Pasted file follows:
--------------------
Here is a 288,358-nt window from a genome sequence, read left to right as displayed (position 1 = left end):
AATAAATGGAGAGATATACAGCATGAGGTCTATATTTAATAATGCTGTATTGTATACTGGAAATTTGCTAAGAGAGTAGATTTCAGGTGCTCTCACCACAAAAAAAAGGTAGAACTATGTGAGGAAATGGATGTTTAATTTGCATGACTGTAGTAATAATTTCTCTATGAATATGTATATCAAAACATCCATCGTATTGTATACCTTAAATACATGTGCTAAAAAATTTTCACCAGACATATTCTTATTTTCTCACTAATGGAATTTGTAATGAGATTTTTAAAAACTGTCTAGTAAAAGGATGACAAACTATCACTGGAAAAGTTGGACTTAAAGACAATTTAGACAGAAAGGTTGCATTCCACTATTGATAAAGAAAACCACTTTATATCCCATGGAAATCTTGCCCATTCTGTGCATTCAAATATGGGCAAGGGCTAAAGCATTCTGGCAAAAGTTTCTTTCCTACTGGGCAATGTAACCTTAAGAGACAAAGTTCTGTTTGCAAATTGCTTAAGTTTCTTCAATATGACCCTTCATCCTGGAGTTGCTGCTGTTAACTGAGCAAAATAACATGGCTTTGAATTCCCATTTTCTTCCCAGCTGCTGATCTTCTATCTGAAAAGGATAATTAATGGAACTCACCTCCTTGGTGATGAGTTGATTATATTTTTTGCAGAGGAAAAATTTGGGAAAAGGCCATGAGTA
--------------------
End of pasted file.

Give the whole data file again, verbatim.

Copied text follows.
Here is a 288,358-nt window from a genome sequence, read left to right as displayed (position 1 = left end):
AATAAATGGAGAGATATACAGCATGAGGTCTATATTTAATAATGCTGTATTGTATACTGGAAATTTGCTAAGAGAGTAGATTTCAGGTGCTCTCACCACAAAAAAAAGGTAGAACTATGTGAGGAAATGGATGTTTAATTTGCATGACTGTAGTAATAATTTCTCTATGAATATGTATATCAAAACATCCATCGTATTGTATACCTTAAATACATGTGCTAAAAAATTTTCACCAGACATATTCTTATTTTCTCACTAATGGAATTTGTAATGAGATTTTTAAAAACTGTCTAGTAAAAGGATGACAAACTATCACTGGAAAAGTTGGACTTAAAGACAATTTAGACAGAAAGGTTGCATTCCACTATTGATAAAGAAAACCACTTTATATCCCATGGAAATCTTGCCCATTCTGTGCATTCAAATATGGGCAAGGGCTAAAGCATTCTGGCAAAAGTTTCTTTCCTACTGGGCAATGTAACCTTAAGAGACAAAGTTCTGTTTGCAAATTGCTTAAGTTTCTTCAATATGACCCTTCATCCTGGAGTTGCTGCTGTTAACTGAGCAAAATAACATGGCTTTGAATTCCCATTTTCTTCCCAGCTGCTGATCTTCTATCTGAAAAGGATAATTAATGGAACTCACCTCCTTGGTGATGAGTTGATTATATTTTTTGCAGAGGAAAAATTTGGGAAAAGGCCATGAGTA